But, Peppler was aware of Dr. King long before he signed to shoot for the Courier and act as the paper’s photo editor. He had heard King speak when he was finishing up in college. It was that message that brought Peppler to the south.

“I’d heard pieces of his speeches over the radio and was inspired by that understanding of his words but there are people that have a charisma there’s something in their presence that speaks to something in those around them when they are in that presence, it spoke to me.”

Credit Jim Peppler / Alabama Department of Archives and History
Robert and Ethel Kennedy arriving at Martin Luther King Jr.'s funeral, Atlanta 1968

Peppler says King’s presence was even more powerful in person. Even in a room full of people, the civil rights icon spoke in a way that felt personal, like it was a one-on-one conversation…

“There was a sense that he was speaking to me and everyone else in the room from his heart. He had a brilliant way of expressing deep emotional and intellectual truths and words the captured the full intention of what he meant to say with them.”

Peppler followed King throughout Alabama, but it was during a demonstration in Mississippi that he felt he got to see a different side of the civil rights leader. That demonstration became known as the “March Against Fear.”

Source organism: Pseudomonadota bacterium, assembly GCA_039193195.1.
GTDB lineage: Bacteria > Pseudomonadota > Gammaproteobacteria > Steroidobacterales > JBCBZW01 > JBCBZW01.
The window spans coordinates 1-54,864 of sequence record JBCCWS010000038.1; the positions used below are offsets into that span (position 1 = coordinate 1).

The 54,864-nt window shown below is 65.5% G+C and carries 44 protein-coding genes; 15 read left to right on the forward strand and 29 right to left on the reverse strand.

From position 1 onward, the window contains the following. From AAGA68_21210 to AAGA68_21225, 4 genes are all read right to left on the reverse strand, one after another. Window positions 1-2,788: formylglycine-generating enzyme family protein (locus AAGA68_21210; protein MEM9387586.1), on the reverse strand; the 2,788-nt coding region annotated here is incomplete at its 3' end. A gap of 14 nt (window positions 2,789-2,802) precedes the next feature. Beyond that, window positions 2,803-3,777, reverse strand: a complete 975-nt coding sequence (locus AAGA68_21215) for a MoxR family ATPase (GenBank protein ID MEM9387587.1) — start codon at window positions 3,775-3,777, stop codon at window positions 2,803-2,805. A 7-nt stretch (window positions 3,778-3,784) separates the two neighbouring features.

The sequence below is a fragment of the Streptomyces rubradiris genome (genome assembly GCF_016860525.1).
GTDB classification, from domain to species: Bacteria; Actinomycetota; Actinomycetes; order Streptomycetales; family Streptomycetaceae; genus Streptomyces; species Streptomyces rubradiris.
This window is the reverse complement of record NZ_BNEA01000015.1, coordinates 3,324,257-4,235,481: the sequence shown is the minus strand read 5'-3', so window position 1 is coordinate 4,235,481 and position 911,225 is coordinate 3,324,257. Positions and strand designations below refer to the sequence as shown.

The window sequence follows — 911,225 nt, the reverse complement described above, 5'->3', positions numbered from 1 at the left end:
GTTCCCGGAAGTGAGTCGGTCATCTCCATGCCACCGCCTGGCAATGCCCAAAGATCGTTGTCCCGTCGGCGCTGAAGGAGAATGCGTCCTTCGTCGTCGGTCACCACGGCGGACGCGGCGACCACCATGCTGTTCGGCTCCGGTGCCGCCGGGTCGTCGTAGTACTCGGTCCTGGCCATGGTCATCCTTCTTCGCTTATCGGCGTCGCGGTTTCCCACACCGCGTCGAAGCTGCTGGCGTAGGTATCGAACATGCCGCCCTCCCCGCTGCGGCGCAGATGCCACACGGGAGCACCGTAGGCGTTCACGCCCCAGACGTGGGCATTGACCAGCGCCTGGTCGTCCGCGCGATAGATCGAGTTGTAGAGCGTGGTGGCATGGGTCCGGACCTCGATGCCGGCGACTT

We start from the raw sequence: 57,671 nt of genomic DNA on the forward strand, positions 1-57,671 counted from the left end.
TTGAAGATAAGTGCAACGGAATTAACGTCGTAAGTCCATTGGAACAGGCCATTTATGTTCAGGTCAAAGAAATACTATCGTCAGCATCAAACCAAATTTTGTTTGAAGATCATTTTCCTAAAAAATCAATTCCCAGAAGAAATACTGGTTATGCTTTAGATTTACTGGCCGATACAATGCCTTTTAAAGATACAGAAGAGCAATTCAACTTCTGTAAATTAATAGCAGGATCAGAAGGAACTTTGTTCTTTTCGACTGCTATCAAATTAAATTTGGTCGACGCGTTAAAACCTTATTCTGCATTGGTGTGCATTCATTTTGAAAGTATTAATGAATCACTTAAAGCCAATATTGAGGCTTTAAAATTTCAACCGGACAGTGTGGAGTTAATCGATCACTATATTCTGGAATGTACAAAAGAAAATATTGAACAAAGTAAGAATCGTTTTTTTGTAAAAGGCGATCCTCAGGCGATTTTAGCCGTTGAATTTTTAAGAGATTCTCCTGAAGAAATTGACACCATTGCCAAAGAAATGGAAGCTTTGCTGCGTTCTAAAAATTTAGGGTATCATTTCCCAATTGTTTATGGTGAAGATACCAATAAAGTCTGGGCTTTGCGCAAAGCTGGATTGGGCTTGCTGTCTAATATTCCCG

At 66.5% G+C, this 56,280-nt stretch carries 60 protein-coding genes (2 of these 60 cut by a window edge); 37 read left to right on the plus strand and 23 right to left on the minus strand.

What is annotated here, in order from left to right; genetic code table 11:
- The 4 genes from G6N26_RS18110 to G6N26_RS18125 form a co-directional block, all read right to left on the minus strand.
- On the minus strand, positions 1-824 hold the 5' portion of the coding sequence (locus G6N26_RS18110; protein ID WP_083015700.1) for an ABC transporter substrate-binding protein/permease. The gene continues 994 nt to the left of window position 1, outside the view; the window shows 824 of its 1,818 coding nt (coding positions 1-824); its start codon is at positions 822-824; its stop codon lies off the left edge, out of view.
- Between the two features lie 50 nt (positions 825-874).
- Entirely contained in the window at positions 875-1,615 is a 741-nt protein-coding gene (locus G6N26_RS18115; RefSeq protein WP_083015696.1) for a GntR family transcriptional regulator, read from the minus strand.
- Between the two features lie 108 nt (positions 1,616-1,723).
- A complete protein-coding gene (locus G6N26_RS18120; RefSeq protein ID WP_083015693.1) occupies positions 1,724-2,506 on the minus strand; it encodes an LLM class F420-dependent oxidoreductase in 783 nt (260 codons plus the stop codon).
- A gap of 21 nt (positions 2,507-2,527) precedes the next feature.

“I got to see him having breakfast and walking around, talking and walking along with him for hours on  

Credit Jim Peppler / Alabama Department of Archives and History
Martin Luther King Jr. participating in the March Against Fear, Mississippi 1966

end on the march. Being there right next to him or behind him as he confronted state troopers as one issue or another would come up.”

Peppler says seeing King on television was one thing, but seeing him work in person was a different story.

“ But being there as he went through one thing after another in the field, it filled out the image of what he was about and what his movement was about beyond the words and the rhetoric of his marvelous speeches that I had experienced up until then.”

Peppler covered other stories during his time with the Southern Courier, tending to focus on the everyday lives of black people living in the south that were not being covered by larger papers.